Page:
Entertainment for Education

By Emiko  Akama-Garren

Los Angeles is the center of the entertainment industry. The media that is produced here largely affects and creates the trends in American pop culture. Television and film are a universal social activity that brings people together. TV is such a mainstream form of entertainment that there is a show available for everyone’s liking.

Some people learn languages and accents just from watching English shows. The conversations on the shows can help explain social norms and give a better understanding of behavior. Constantly hearing the language not only can help with grammar and overall proficiency, but also pronunciation. It is an easy way to hear and help form more of an American accent.

American TV not only helps improve language development but also showcases American culture and current pop culture trends. Each show’s plot will include different scenarios and show how or what the typical way of reacting in those situations are. They can also portray the general standards and behaviors in America. For example, it is very common for shows to have an annual holiday special that show typical customs and common traditions. Shows will also include slang and common phrases that are not taught when learning traditional grammar.

Sitcoms, aka situational comedies, are some of the best shows to watch when working on everyday conversational language practice. They are usually light hearted, easy to follow, and include relevant topics to the time. They follow a group of people episode to episode, so you’re able to become familiar with each character and their personalities. The repetition and easy to follow plot helps advance your familiarity with English by giving lots of context and multiple different scenarios for everyday vocabulary.

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10 Things I Learned in my First Semester at USC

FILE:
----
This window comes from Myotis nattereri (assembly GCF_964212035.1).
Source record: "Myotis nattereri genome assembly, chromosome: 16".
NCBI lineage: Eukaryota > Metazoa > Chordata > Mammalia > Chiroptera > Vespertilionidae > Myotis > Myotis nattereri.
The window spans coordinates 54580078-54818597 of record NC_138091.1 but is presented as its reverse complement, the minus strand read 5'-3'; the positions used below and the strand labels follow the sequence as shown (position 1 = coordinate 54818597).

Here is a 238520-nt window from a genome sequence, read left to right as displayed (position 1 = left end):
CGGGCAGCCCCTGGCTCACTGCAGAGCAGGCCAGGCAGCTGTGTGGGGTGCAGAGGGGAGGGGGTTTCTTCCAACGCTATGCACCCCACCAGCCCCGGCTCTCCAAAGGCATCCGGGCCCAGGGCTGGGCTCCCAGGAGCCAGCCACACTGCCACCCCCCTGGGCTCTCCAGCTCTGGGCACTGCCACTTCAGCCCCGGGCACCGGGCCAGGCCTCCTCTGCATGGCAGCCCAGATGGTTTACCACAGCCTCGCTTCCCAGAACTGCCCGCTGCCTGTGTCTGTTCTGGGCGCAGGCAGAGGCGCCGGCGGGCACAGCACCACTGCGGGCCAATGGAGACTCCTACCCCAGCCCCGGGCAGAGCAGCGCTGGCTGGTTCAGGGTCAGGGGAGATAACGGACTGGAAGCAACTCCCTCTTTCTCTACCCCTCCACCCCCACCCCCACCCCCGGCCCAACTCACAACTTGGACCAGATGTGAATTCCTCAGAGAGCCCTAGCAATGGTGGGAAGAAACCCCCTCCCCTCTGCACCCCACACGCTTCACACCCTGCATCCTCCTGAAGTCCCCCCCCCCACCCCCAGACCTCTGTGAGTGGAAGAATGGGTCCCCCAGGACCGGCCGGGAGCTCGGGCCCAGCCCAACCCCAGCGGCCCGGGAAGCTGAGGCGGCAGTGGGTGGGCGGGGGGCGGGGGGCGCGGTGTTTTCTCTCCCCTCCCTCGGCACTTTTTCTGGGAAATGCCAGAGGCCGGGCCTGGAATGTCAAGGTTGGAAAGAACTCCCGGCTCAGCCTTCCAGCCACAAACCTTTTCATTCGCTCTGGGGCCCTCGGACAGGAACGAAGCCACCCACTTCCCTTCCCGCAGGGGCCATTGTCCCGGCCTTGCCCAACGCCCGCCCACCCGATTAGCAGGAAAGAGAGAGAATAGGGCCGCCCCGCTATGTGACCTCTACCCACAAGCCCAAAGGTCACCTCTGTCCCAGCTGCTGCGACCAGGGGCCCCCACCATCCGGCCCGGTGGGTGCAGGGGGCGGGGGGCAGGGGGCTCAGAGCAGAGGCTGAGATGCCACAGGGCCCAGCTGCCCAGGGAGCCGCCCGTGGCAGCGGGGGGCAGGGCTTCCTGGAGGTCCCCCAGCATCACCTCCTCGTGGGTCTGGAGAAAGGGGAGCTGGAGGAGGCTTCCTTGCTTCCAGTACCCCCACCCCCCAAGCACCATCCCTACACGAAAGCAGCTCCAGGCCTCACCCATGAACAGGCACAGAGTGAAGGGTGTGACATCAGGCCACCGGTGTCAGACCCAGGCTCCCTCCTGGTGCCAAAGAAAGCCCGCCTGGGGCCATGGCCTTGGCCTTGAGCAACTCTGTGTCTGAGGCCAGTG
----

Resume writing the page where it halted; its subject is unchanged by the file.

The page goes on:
By Esther Cha

Whether you’re here at USC as a freshman or Graduate student, your first year on campus is a time for exponential growth. In my first semester here, I learned a lot in my classes, but the real learning (about life and being on my own) came from outside the classroom. Here are some things I learned in my first semester that I know will help me survive college. Perhaps they can help you too!

  1. Don’t be afraid to say hi

Remember that everyone is in the same boat as you. College can be nerve wracking but a smile and a hello can go a long way. Who knows? The random stranger you say hi to in math class could potentially become your new best friend.

  1. Don’t buy your textbooks full price

Textbooks costs ADD UP. Be smart with textbooks and wait till the first week of classes to make sure you actually need to buy them. (Sometimes professors do not require them even though they are listed in the syllabus). Amazon and Chegg.com offer textbooks at significantly lower prices for rent and will save you a ton of money. Another option is to see if the libraries have the textbooks or required books you need and if they do you can borrow them for an entire semester at no cost!

  1. Be active and take advantage of your gym membership

Don’t forget to take care of your physical health by staying active! Not only will the endorphins make you feel better you will feel healthier and cleaner. Your tuition pays for a gym membership so take advantage of the great gyms we have on campus. The new village gym has great equipment and classes that you don’t wanna miss out on!